“My conscience won’t let me go shoot my brother, or some darker people, or some poor hungry people in the mud for big powerful America. And shoot them for what? They never called me nigger, they never lynched me, they didn’t put no dogs on me, they didn’t rob me of my nationality, rape and kill my mother and father.

Shoot them for what? How can I shoot them poor people? Just take me to jail.  Why should they ask me to put on a uniform and go 10,000 miles from home and drop bombs and bullets on brown people in Vietnam while so-called Negro people in Louisville are treated like dogs and denied simple human rights.

This is the day when such evils must come to an end. I have been warned that to take such a stand would cost me millions of dollars. But I have said it once and I will say it again. The real enemy of my people is here.

I will not disgrace my religion, my people or myself by becoming a tool to enslave those who are fighting for their own justice, freedom and equality. If I thought the war was going to bring freedom and equality to 22 million of my people they wouldn’t have to draft me, I’d join tomorrow.

I have nothing to lose by standing up for my beliefs. So I’ll go to jail, so what? We’ve been in jail for 400 years.”

The bad smell hovering over the global economy

Contributor Guest Post – Written by Gray Elliot

Two red helicopters fly over Hong KongAll is calm. All is still. Share prices are going up. Oil prices are rising. China has stabilised. The eurozone is over the worst. After a panicky start to 2016, investors have decided that things aren’t so bad after all.

Put your ear to the ground though, and it is possible to hear the blades whirring. Far away, preparations are being made for helicopter drops of money onto the global economy. With due honour to one of Humphrey Bogart’s many great lines from Casablanca: “Maybe not today, maybe not tomorrow but soon.”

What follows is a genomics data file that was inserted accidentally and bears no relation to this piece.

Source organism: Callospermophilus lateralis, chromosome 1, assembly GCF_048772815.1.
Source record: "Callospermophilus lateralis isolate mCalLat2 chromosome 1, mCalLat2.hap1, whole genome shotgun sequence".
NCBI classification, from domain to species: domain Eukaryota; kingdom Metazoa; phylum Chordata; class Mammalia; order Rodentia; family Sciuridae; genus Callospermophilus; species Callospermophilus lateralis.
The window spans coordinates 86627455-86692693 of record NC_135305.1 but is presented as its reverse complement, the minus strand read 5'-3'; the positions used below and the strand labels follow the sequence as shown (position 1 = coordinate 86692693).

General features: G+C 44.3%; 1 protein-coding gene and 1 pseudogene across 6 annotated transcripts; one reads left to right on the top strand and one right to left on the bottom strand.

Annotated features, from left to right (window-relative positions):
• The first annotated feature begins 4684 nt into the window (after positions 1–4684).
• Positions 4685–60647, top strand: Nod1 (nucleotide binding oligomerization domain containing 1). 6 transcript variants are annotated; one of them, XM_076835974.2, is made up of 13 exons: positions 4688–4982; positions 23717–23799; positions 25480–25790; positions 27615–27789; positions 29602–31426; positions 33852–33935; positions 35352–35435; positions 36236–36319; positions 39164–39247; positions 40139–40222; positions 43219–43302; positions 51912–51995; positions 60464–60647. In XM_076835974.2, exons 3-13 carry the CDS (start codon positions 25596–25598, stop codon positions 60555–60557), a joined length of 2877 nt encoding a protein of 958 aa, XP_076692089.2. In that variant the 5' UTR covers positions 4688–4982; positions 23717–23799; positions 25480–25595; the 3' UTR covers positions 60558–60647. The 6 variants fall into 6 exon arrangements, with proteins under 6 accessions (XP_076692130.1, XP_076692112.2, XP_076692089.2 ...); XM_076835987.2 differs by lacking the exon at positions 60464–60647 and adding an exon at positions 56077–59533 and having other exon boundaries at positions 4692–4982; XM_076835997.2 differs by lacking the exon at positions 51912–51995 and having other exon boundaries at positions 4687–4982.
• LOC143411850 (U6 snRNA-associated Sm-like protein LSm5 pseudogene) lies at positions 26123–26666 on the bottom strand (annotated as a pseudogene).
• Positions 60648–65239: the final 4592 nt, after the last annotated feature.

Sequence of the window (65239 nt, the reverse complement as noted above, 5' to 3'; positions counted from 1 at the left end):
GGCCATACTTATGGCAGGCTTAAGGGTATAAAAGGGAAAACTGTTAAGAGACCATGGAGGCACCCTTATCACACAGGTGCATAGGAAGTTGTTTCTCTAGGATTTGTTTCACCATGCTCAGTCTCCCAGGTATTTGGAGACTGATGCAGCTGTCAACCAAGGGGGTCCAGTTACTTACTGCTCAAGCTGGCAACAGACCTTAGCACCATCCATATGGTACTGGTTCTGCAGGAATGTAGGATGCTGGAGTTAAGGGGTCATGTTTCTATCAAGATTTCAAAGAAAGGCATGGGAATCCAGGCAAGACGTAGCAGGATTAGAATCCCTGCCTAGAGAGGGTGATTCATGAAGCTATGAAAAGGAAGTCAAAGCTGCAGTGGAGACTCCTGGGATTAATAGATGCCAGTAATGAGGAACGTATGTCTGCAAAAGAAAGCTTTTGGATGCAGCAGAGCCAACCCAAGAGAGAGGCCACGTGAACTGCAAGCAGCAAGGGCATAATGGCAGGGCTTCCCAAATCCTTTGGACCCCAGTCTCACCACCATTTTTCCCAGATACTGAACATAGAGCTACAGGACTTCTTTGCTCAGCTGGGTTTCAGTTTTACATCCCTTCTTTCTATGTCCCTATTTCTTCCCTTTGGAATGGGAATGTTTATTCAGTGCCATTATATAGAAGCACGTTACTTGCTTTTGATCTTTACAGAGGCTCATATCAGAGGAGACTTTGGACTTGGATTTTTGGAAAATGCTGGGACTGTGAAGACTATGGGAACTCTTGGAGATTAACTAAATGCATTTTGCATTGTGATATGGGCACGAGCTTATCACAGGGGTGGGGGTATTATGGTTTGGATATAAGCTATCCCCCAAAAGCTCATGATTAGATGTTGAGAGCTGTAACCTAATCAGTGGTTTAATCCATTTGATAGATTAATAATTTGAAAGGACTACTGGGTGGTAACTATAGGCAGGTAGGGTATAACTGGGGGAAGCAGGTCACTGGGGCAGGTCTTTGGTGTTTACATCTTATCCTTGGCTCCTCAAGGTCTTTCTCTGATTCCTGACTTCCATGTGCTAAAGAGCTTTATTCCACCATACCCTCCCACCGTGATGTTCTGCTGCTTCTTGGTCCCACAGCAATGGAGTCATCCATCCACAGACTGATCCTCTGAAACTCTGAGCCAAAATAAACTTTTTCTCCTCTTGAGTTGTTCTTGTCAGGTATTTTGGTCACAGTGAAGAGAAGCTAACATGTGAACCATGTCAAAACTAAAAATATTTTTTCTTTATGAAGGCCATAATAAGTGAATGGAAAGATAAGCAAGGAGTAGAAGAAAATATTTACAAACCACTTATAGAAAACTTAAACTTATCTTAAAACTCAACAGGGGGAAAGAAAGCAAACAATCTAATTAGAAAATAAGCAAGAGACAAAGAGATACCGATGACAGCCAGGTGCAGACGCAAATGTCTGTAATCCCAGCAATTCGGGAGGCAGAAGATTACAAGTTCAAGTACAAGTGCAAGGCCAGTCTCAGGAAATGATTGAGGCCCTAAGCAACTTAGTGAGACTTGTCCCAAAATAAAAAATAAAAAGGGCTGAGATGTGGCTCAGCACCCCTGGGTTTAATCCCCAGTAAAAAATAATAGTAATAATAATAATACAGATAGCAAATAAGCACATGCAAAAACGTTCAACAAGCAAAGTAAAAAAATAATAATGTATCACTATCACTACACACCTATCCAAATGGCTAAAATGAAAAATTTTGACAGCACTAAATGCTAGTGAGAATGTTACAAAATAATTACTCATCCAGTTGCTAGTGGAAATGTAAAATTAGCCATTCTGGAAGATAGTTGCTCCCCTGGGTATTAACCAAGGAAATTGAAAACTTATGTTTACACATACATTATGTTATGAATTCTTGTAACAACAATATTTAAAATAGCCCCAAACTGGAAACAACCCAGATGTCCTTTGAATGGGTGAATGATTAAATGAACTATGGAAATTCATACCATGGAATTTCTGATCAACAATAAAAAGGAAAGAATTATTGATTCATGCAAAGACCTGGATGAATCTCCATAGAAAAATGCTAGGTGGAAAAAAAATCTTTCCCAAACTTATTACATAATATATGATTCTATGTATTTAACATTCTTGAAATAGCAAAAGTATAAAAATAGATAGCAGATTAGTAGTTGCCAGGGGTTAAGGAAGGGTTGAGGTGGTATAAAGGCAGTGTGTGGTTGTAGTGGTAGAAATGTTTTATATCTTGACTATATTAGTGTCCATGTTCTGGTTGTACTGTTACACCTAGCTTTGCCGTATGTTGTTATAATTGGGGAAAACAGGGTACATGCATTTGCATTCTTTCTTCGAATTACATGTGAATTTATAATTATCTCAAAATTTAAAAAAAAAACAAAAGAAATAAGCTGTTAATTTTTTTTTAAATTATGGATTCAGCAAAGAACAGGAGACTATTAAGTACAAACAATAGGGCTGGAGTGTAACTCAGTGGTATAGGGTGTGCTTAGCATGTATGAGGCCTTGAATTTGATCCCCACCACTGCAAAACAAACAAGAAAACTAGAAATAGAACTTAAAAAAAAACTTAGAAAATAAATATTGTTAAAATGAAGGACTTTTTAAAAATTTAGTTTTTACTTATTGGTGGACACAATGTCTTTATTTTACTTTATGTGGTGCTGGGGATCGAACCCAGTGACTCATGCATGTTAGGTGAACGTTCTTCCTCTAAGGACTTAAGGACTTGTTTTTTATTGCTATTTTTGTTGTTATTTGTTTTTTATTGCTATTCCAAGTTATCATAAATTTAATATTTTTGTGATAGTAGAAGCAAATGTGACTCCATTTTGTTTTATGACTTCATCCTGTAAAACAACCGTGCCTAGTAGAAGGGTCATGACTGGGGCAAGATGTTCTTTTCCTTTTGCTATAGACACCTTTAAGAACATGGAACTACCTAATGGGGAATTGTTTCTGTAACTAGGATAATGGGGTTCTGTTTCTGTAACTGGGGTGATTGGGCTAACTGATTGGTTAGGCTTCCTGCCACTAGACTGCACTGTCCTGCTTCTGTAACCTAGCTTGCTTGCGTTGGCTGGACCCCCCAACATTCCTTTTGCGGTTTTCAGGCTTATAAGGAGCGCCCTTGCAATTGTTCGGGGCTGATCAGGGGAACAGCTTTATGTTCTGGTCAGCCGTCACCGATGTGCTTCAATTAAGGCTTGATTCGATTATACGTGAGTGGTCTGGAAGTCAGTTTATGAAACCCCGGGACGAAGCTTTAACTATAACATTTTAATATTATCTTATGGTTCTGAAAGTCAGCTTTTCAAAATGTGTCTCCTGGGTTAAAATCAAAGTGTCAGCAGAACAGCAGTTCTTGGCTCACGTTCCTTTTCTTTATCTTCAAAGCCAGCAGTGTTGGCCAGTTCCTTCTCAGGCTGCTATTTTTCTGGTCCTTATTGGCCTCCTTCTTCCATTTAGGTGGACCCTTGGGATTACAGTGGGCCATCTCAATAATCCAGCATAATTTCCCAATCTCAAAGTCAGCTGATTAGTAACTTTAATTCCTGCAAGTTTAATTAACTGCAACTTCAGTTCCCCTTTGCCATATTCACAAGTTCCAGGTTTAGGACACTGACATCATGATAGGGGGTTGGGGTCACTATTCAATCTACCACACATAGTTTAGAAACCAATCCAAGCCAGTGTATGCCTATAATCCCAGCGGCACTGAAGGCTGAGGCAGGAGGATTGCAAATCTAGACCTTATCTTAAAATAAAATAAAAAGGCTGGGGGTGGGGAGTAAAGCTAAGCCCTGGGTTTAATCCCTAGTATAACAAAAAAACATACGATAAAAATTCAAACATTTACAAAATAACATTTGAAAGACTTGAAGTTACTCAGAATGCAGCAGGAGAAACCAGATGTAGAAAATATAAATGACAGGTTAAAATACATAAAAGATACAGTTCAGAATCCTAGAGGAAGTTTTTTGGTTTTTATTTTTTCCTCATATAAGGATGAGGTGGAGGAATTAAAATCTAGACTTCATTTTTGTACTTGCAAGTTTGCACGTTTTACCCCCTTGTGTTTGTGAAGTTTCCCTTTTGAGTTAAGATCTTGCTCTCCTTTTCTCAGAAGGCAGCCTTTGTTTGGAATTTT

But isn’t it true that action by Beijing has boosted activity in China, helping to push oil prices back above $40 a barrel? Has Mario Draghi not announced a fresh stimulus package from the European Central Bank designed to remove the threat of deflation? Are hundreds of thousands of jobs not being created in the US each month?

In each case, the answer is yes. China’s economy appears to have bottomed out. Fears of a $20 oil price have receded. Prices have stopped falling in the eurozone. Employment growth has continued in the US. The International Monetary Fund is forecasting growth in the global economy of just over 3% this year – nothing spectacular, but not a disaster either.

Don’t be fooled. China’s growth is the result of a surge in investment and the strongest credit growth in almost two years. There has been a return to a model that burdened the country with excess manufacturing capacity, a property bubble and a rising number of non-performing loans. The economy has been stabilised, but at a cost.